Blog archive


Ambient Occlusion

In computer graphics, ambient occlusion is a shading and rendering technique used to calculate how exposed each point in a scene is to ambient lighting. For example, the interior of a tube is typically more occluded (and hence darker) than the exposed outer surfaces, and the deeper you go inside the tube, the more occluded (and darker) the lighting becomes. Ambient occlusion can be seen as an accessibility value that is calculated for each surface point. In scenes with open sky this is done by estimating the amount of visible sky for each point, while in indoor environments only objects within a certain radius are taken into account and the walls are assumed to be the origin of the ambient light. The result is a diffuse, non-directional shading effect that casts no clear shadows but that darkens enclosed and sheltered areas and can affect the rendered image's overall tone. It is often used as a post-processing effect.


Ambient Occlusion image

source -

What is PBR (Physically Based Rendering)

What is PBR?

For complete guide on PBR visit Allegorithmic's  page.

Basically physically based rendering is a method of rendering and shading. This techique provides more realistic representation of how light interacts with model surface.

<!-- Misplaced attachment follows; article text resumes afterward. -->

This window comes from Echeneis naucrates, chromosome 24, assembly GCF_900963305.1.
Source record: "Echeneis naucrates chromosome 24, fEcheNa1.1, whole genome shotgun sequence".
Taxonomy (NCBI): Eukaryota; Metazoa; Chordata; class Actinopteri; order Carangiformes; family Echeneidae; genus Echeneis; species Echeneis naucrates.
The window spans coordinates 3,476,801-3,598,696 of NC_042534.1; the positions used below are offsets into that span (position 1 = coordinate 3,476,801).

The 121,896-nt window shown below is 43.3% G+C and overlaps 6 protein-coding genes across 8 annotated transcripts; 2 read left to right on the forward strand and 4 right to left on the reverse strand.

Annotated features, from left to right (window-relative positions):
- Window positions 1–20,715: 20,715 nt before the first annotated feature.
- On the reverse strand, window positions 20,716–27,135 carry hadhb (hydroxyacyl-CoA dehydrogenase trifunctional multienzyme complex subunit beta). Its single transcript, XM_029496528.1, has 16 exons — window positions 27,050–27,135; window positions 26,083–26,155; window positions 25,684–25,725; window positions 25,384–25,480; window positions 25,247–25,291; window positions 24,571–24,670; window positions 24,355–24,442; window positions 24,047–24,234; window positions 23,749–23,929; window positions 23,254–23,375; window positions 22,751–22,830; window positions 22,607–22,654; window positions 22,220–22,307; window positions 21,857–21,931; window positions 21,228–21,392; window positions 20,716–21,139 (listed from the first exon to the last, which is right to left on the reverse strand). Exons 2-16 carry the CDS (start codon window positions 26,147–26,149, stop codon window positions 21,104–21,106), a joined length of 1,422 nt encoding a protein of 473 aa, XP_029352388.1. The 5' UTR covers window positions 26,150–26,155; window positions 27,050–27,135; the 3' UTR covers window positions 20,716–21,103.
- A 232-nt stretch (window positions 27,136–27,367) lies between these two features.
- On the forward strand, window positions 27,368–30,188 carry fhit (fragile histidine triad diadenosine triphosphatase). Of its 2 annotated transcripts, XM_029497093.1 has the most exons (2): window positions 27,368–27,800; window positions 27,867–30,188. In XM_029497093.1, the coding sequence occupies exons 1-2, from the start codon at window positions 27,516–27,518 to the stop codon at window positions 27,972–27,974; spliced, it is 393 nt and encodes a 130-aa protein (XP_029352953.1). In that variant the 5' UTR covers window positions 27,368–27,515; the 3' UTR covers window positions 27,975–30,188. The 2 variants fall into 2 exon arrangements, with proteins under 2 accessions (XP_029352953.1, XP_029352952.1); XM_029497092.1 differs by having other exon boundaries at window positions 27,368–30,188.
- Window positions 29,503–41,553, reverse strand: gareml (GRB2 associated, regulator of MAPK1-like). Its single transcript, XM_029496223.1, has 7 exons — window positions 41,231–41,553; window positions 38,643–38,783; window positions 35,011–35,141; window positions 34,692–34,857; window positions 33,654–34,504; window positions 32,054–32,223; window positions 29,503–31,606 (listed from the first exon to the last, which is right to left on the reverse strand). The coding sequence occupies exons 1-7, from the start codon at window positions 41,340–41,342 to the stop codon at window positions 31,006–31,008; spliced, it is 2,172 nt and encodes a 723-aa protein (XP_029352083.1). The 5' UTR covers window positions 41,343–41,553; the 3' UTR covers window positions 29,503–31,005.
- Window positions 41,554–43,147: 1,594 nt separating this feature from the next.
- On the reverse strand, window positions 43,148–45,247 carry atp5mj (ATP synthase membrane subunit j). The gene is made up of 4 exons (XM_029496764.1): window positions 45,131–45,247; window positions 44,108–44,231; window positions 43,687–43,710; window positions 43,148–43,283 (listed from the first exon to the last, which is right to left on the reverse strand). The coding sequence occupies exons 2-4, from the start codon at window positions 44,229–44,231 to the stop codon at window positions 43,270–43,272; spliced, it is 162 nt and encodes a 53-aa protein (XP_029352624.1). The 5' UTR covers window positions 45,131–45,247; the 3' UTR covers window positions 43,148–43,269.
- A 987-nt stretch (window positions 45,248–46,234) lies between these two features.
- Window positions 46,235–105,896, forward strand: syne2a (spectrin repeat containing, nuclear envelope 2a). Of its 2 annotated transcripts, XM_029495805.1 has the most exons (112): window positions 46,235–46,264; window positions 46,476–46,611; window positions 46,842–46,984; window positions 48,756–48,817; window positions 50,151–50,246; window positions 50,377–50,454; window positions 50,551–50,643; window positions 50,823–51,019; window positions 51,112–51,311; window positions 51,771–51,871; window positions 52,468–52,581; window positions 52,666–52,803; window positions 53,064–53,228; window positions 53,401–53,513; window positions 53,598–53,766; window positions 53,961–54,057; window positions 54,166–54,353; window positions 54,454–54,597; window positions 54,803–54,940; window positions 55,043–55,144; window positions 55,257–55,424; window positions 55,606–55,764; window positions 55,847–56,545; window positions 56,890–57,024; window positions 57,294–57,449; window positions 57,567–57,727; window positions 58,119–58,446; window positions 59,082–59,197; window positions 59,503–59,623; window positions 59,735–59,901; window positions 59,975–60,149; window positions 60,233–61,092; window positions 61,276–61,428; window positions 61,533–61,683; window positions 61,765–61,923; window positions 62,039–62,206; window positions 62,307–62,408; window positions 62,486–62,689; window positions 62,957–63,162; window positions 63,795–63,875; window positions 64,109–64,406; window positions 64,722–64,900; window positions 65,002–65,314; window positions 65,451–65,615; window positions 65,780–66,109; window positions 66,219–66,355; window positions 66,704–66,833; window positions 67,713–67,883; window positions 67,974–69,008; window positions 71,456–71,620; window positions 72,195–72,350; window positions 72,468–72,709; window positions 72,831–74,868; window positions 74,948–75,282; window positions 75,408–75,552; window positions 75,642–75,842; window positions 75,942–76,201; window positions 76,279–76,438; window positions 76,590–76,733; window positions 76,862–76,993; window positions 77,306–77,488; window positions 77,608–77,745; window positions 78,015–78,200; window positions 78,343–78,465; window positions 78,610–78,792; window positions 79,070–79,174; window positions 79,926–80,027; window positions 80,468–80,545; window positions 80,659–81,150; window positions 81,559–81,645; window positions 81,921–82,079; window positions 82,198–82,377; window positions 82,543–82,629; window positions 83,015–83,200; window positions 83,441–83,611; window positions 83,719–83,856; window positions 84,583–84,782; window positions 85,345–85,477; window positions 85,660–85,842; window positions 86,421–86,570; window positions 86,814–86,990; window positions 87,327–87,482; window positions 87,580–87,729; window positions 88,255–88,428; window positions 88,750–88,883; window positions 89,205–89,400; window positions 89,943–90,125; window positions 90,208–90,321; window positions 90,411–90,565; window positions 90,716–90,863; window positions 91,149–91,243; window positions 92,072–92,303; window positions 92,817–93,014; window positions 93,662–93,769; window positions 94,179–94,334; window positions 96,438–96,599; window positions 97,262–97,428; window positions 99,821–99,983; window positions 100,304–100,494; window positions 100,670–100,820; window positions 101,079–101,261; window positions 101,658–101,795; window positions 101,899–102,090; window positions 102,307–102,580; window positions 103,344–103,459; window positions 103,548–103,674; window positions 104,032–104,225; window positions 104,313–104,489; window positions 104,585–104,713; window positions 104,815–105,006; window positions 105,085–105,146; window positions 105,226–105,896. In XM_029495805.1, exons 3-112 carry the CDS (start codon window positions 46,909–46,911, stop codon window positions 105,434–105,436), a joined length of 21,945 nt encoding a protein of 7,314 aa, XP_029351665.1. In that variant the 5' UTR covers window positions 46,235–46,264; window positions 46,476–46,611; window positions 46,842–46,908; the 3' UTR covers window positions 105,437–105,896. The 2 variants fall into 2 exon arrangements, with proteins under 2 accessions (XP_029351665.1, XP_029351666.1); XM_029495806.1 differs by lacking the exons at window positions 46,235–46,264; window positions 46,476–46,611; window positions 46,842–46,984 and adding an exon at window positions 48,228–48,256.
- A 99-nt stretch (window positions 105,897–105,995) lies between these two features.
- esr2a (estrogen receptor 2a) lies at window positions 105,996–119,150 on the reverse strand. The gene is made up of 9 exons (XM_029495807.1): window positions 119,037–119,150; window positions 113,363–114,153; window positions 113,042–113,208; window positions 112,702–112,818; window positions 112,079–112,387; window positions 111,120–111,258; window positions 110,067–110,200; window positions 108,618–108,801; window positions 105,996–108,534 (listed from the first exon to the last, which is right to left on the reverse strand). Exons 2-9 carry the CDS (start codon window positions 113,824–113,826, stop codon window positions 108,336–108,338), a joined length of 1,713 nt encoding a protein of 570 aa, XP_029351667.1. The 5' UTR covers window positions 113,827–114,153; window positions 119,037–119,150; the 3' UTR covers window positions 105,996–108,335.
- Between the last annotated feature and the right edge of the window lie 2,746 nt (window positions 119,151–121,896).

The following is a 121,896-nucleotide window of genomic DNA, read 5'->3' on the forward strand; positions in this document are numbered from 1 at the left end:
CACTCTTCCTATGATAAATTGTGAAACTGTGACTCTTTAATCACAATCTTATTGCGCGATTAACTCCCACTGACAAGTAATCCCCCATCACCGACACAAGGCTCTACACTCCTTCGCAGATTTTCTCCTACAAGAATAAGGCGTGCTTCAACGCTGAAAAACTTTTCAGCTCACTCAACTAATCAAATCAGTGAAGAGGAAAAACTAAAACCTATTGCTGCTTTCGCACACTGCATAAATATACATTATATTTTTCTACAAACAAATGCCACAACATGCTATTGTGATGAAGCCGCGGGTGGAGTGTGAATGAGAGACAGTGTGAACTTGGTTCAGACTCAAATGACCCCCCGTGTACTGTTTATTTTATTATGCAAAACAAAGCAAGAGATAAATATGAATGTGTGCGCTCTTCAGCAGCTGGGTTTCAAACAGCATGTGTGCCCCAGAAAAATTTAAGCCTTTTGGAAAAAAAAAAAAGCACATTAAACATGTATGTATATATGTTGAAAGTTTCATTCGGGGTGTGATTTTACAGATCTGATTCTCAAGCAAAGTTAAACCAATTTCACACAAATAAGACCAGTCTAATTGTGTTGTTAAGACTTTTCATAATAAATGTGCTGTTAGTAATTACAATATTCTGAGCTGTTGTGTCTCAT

PBR Workflows

There are 2 workflows that will produce the same material results.

  • Metallic/Roughness
  • Specular/Glossiness

Metallic workflow

Metallic workflow is made out of minimum 3 textures:

  • Base color (RGB) - engine will use it to interpret diffuse reflected color and also metal reflectance
  • Metallic - Grayscale - it tells the engine what parts of material are metallic(reflectice) and which are not. For instance white value is 100% metal, black 0% metal. Value between white and blue, for instance light grey will show transition between metal and non metal material, for instance a bit of dust.
  • Roughness - Grayscale - engine will use this to create either smooth surface(white) like glass or rough like concrete(grey-black). It can be use to create small details like scratches, fingerprints etc.